- It mandates the HHS secretary to negotiate prices paid by Medicare for insulin and high-priced, brand-name drugs with no generic equivalents, starting with 125 of the drugs that account for the most spending, and expanding the number covered as they are released, and up to 50 more every year. The final negotiated price may not exceed 120% of an average international price index for that drug, with enforcement through civil and tax penalties.
- It caps the rate of price increases on all drugs to the rate of inflation, penalized by a rebate to the treasury if a company infringes the rule. And manufacturers will have to pay rebates for excess price increases since 2016. The cap applies not only to Medicare prescription plans, but to private insurance plans, as well, though not the retrospective penalties.
- It places a cap on out of pocket expenses for prescription drugs for Medicare participants of $2000 per year starting in 2022.
In addition, HR.3 expands Medicare to cover vision, hearing and dental; provides price transparency in drug ads; and, increases prescription plan subsidies for our lowest-income Medicare participants.
Together, these reforms are expected to save taxpayers almost $500 billion over the next decade, most of that from the negotiation mandate alone, and to save consumers many more billions in out-of-pocket costs.
Needless to say, Big Pharma, and the GOP pols who to continue wallowing in their donations, deeply hate this bill.
What Does Grassley’s Senate Bill S2543 Do?
What it emphatically does not do is allow for negotiation over the cost of Medicare’s drugs – at all. Even insulin. It continues the absurd practice of not allowing HHS to negotiate, which almost 90% of Americans want reformed. A further demonstration, if it were really needed at this point, that the GOP does not give a shit what the American people want.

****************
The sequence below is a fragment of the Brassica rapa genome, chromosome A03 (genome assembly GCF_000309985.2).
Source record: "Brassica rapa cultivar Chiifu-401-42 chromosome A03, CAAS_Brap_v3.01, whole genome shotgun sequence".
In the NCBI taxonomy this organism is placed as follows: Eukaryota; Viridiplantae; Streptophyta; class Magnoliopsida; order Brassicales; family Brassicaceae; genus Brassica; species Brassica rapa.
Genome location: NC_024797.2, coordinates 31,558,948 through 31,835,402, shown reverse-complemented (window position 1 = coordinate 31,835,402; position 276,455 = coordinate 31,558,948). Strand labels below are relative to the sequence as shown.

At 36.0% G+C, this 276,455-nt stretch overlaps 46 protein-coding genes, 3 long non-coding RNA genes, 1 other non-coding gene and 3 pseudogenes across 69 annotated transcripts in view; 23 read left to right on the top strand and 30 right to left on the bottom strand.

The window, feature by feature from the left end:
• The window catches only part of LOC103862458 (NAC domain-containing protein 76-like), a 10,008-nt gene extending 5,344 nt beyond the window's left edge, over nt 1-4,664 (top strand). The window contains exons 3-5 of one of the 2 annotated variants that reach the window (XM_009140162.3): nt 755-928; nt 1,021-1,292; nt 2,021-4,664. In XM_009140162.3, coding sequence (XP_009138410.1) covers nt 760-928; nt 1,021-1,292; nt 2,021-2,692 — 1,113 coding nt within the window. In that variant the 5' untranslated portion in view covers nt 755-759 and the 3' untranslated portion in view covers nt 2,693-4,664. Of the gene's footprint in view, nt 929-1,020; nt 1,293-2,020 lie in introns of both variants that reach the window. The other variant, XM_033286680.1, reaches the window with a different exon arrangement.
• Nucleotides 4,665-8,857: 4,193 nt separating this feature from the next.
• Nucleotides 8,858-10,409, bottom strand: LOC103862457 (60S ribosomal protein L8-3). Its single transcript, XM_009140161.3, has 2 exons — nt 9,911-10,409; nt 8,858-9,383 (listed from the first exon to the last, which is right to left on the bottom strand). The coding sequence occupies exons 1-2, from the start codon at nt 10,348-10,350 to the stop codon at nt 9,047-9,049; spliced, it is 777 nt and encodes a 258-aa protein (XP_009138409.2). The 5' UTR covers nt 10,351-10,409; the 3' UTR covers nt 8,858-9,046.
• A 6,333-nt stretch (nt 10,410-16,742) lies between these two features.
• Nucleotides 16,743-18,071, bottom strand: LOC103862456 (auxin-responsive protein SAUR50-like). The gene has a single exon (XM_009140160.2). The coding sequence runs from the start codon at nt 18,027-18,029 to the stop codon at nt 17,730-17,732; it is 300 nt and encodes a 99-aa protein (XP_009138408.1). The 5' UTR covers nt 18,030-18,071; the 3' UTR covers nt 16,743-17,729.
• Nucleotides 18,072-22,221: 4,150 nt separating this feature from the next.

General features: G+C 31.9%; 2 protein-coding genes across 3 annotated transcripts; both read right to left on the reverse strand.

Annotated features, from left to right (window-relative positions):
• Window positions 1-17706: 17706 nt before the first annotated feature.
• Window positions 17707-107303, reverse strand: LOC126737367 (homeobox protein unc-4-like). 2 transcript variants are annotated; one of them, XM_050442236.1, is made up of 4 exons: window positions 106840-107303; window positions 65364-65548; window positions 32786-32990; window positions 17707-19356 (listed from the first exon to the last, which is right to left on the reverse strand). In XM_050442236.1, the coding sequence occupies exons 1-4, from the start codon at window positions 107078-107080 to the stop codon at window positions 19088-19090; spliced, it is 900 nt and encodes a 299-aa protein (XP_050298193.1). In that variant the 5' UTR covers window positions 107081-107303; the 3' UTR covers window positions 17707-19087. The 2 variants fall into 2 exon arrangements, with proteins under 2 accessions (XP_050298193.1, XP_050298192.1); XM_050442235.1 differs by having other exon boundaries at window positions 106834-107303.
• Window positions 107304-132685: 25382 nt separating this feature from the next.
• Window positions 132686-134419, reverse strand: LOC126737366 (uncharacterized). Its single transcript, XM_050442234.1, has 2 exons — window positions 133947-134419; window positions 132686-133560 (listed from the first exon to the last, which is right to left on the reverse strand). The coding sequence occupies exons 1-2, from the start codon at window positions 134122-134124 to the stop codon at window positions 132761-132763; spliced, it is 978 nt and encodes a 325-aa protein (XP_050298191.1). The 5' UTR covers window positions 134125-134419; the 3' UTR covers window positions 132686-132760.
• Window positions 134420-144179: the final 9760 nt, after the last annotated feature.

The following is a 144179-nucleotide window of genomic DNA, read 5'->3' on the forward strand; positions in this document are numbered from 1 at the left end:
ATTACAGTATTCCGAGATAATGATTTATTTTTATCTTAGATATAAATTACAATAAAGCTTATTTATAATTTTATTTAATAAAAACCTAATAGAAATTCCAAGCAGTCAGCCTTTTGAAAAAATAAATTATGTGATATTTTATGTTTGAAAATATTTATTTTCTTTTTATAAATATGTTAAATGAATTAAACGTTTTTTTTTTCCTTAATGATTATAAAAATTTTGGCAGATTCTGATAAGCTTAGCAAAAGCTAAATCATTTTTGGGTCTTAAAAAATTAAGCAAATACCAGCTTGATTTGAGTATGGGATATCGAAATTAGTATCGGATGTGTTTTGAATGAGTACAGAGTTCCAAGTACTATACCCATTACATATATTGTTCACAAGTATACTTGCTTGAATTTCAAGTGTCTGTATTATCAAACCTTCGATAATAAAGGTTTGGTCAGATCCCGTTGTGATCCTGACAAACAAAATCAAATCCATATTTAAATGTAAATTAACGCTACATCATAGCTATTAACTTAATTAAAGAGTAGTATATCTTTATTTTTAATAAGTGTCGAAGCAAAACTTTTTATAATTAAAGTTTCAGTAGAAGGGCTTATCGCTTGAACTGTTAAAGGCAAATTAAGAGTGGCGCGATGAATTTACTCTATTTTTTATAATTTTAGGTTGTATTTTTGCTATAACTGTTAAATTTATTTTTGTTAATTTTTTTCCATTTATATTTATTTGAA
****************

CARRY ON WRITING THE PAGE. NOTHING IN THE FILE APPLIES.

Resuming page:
Like HR.3 it also caps drug price increases to the rate of inflation, enforced by rebate, but it is not applied to private health plans, only Medicare prescription plans.
Like HR.3 it caps out-of-pocket costs for Medicare participants, but to $3,100 per year (instead of $2,000), also starting in 2022.
Even this watered down, stone soup of a bill, projected to save merely 1/5 the savings to be realized by HR.3 is opposed by big Pharma and unlikely to escape Moscow Mitch’s legislative black hole.
What does McSally’s own bill do?
McSally’s Bill seems to address some major holes in Grassley’s bill regarding the negotiation of Medicare drug prices, and make laudable progress on the importation of drugs from Canada, but the devil is in the details.
McSally’s bill only allows a short 3-month window for negotiation of prices on drugs that are past their original patent period and that have no generic equivalents, leaving out any drug that is still on patent. The only cap on the final negotiated price is the best price any U.S. organization is currently getting, not an international index. So if the pharma company is gouging Americans generally, they can dig in their heels for the three month negotiation period, and they get to keep gouging Medicare.